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A Lego Wedding

20 February, 2004 12:16 PM

bride_groom_minifig.jpgAs I shared a couple of days ago - today I'm marrying a couple of good friends. Its a bit of a hot and windy day here so hopefully it will cool down before 4pm. Thanks for those who suggested illustrations of 'two becoming one'.

I've decided to go with the Lego illustration and have bought my friends a bit bucket of lego as a gift to help illustrate the points. The points being:

- Lego uses the ordinary to make the extraordinary. Whilst individual Lego pieces seem quite ordinary, small and insignificant by themselves they actually have incredible potential to create amazing things which are only limited by ones imagination. The same is true for our friends who are in the process of building an amazing relationship which is exciting for us as friends and family to watch grow.

- Lego's strength is its diversity. Its pieces are all different shapes, colors and sizes. When these diverse pieces come together they actually create some dynamic things. The same is true for our friends who are two unique people. They have different personalities, have had different upbringings, experiences, struggles, achievements etc. Today as they continue the process of 'becoming one' they do not cease to be two - they don't ignore their individuality, but rather their differences are to be celebrated and looked at as strengths. The challenge is to give space for their individuality to blossom and to encourage each other to reach their potential.

- Lego is designed to connect. Today they do take a further step in becoming one - they commit to this connection for life. This doesn't just happen with Lego - for it to come together it takes some intentionality and work. One of the readings of the day is Colossians 3:12-17 which talks about putting on (like clothes) kindness, compassion, forgiveness etc. None of these things accidently happen. Just like they took time/energy/money to choose their clothes for today and to get dressed in their finest it takes time and energy to grow their love.

- It takes a third party to put Lego together - someone who sees the big picture and who knows how the pieces fit together best. Today they are surrounded by a community who can play a part in their growth and relationship. The encouragement is for us all to help foster growth in our friends marriage. Not to dominate it or tell them how to do it, but to encourage and support. More than that we have a God who designed them and sees the bigger picture who desires to be a part of their formation and shaping. His big picture isn't to limit them, but to help them enter into their potential - abundant life.

Should be a fun day.



Oh wow, cool!

Rachel C » 20 February, 2004 8:44 PM

I like it a lot! Way cool. It through me a bit to see "Lego" used in the singlular... I forgot that the "rest" of the world did that... sometimes being American throws me for a loop. But I like the image a lot!

TravisM » 20 February, 2004 10:23 PM

thats the best wedding sermon I've ever heard, or read as the case is, I wish you were not living in Melbourne but Sydney - I'd love to have you come do something like that at our wedding. I'll have to ask our celebrant to do that one.


Stace » 21 February, 2004 1:08 AM

Travis - is plural of Lego Legos?
We have Leggos here - its a brand of pasta!

Darren - I loved the whole little outline above. Very inspirational ad I know that the couple will remeber the effort you made to make their special day just that little bit unique for a long time - probably forever. Well done mate!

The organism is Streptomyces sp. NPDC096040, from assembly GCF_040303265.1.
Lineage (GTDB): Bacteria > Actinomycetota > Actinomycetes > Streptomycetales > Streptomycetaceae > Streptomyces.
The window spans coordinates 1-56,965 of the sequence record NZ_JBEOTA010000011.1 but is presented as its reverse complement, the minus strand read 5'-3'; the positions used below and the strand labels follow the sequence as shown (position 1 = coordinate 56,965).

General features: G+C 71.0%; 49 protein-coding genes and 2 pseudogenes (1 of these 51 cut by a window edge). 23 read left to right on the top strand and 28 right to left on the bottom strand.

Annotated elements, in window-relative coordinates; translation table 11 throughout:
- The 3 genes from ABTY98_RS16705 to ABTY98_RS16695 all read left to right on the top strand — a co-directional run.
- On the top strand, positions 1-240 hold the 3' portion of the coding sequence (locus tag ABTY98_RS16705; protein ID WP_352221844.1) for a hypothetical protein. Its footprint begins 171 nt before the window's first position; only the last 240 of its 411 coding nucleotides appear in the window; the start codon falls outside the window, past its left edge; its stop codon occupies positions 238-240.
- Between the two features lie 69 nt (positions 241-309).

Tim » 21 February, 2004 3:18 AM

Yeah we never refer to Legos as "Lego"... its always "Legos", Lego is just the brand name. I love Legos growing up, and recently I just saw an article on Wired.com about a huge Lego fest in Portland, OR. Anywho... Great analogy, and very glad to see it worked out great.

TravisM » 21 February, 2004 11:08 AM

That sounds really AWESOME Darren!

Rachel » 21 February, 2004 1:51 PM

I cannot believe that you are a real minister - that wedding talk is terrible - you cannot be a Christian minister - you make a mockery of Jesus with a talk like that. I'm sick of people watering down the gospel. You suck.

Esther » 23 February, 2004 9:29 AM

what exactly do you think is a mockery in that Esther? I'm wanting to understand you here - I was just trying to use a culturally relevant example to talk about some truths from Scripture. Sort of like Jesus with his parables....sorry I don't have time at the moment to answer too much here, my computer is running out of battery. Would love to dialogue on this some more if you have the time or energy.

Darren Rowse » 23 February, 2004 5:33 PM

I wouldn't say Darren's a normal minister, but he's certainly a real one =).

Justin Baeder » 23 February, 2004 6:22 PM

I totally appreciate the effort you have put into this wedding Darren. Hamo married my husband & I and so many of our families & friends were unmarried, and his sermon, whilst some may argue was unconventional as he used something along a similar line to you, the way it spoke to people was amazing, and if I was going to do it again...i wouldn't ask him to change a thing. I think weddings are often stale and people just do what they think they're supposed to do at weddings (pray some, read the 'Love is patient, love is kind' verse and have some holy words spoken) but I much prefer the real, raw stuff that love, marriage & God is all about.

Bec » 23 February, 2004 7:11 PM

Response to Esther
Hi Esther
I would like to respond to your comments on behalf of Darren - though this response is entirely mine.
First of all let me say you are entitled to your opinion and also to to express it in Darren's comments.
Merriam Webster's online dictionary defines minister as
2 a : one officiating or assisting the officiant in church worship b : a clergyman especially of a Protestant communion
Darren was officiating at a wedding. He is also a Christian - as is stated by him in this web site. Thus whether or not you believe he is a real minister is irrelevant: point of fact he is.